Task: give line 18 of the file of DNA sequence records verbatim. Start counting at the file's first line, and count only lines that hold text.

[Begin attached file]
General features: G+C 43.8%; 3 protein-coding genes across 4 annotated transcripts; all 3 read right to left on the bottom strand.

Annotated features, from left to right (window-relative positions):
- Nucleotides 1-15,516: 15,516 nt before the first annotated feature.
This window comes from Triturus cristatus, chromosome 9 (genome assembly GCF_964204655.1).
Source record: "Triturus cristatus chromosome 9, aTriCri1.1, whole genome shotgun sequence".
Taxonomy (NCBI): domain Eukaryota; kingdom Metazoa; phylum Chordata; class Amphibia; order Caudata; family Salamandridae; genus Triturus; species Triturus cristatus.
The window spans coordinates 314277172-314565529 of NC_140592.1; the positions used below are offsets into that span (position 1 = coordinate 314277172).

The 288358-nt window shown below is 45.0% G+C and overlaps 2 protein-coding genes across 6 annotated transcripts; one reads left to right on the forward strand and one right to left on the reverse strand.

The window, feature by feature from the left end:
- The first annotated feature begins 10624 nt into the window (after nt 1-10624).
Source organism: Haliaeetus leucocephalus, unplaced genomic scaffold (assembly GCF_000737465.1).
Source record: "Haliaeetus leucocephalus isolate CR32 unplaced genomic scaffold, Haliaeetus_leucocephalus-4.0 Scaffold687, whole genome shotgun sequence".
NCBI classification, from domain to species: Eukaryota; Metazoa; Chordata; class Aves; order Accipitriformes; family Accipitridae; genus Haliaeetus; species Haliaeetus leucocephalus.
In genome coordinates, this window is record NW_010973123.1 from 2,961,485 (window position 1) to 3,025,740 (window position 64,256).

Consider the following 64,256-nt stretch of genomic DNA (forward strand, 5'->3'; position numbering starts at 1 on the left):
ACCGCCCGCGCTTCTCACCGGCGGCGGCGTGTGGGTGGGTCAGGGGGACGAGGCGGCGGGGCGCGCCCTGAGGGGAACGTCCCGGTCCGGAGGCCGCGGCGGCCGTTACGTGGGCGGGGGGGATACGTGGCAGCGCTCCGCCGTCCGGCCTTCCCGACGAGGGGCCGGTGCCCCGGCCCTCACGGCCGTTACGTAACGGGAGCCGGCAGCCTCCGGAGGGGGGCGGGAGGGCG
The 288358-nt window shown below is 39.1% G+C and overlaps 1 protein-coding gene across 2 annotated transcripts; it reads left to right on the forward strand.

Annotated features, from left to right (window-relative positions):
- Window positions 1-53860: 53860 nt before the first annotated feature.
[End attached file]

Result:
Annotated features, from left to right (window-relative positions):